Common dry cleaning chemical may be responsible for rise in Parkinson’s disease cases

ROCHESTER, N.Y. — A common dry cleaning chemical could cause Parkinson’s disease, a new study warns. Seven high profile individuals — including a former basketball star, a Navy captain, and a late U.S. Senator — developed the disease after exposure, according to researchers from the University of Rochester Medical Center.

The industrial solvent trichloroethylene (TCE) was once an ingredient in the process that decaffeinated coffee. However, officials banned it from use by the food and pharmaceutical industries in the 1970s.

Despite that, it was still a component in some household products, such as cleaning wipes, aerosol cleaning products, tool cleaners, paint removers, spray adhesives, carpet cleaners, and spot removers. In the United Kingdom, dry cleaners stopped using it in the mid 1950s, but according to Public Health England it’s still an ingredient in metal cleaning and degreasing products and an extraction solvent in the textile manufacturing industry.

“For more than a century, TCE has threatened workers, polluted the air we breathe—outside and inside—and contaminated the water we drink. Global use is waxing, not waning,” the study authors write in a university release.

A global study in 2013 found TCE increased the risk of developing the neurological condition six-fold. TCE continues to act as a degreasing agent. Dr. Dorsey and the team say the toxic chemical may be fueling rising numbers of cases of Parkinson’s disease across the world.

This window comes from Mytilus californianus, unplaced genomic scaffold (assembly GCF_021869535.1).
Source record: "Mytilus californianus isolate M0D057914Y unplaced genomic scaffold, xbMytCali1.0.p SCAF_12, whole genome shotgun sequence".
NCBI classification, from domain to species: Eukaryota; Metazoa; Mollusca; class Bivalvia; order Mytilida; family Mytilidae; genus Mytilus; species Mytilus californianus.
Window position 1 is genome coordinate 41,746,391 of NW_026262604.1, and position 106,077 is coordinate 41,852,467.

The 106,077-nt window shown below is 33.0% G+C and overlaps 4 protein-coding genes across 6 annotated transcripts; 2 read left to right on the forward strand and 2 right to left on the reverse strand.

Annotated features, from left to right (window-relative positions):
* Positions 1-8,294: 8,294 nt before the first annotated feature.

About one million people in the U.S. currently suffer from the condition. Doctors diagnose 60,000 Americans each year.

Several cases trace back to one U.S. military base

Brian Grant, who played for 12 years in the NBA, was diagnosed at the age of 36. Study authors say he was was likely exposed to TCE when he was just three years-old. His father, a U.S. Marine, was stationed at Camp Lejeune — where TCE has been found contaminating the military base.

Amy Lindberg was similarly exposed there while serving as a U.S. Navy captain. She was diagnosed with Parkinson’s disease 30 years later. The study details others whose exposure was the result of living close to a contaminated site or working with the chemical directly.

They include the late U.S. Senator Johnny Isakson, who stepped down from office after his diagnosis in 2015. Fifty years earlier, he served in the Georgia Air National Guard, which used TCE to degrease airplanes.

Some states are banning TCE’s use

The U.S. alone is home to thousands of contaminated sites. Researchers say the country needs to speed up cleaning and containment efforts. They argue that more research is necessary to better understand how TCE contributes to Parkinson’s and other diseases.

TCE levels in groundwater, drinking water, soil, and outdoor and indoor air require closer monitoring and this information needs to be shared with those who live and work near polluted sites. In addition, the team is calling for finally ending the use of these chemicals.

Two states, Minnesota and New York, have banned TCE, but the federal government has not, despite findings by the Environment Protection Agency last year that they pose “an unreasonable risk to human health.” Previous research suggests a lag time of up to 40 years between TCE exposure and onset of Parkinson’s — providing a critical window of opportunity.

Worldwide, there are six million people with the disease. Famous patients include Sir Billy Connolly, Michael J. Fox, and Neil Diamond. The study is published in the Journal of Parkinson’s Disease.

South West News Service writer Mark Waghorn contributed to this report.

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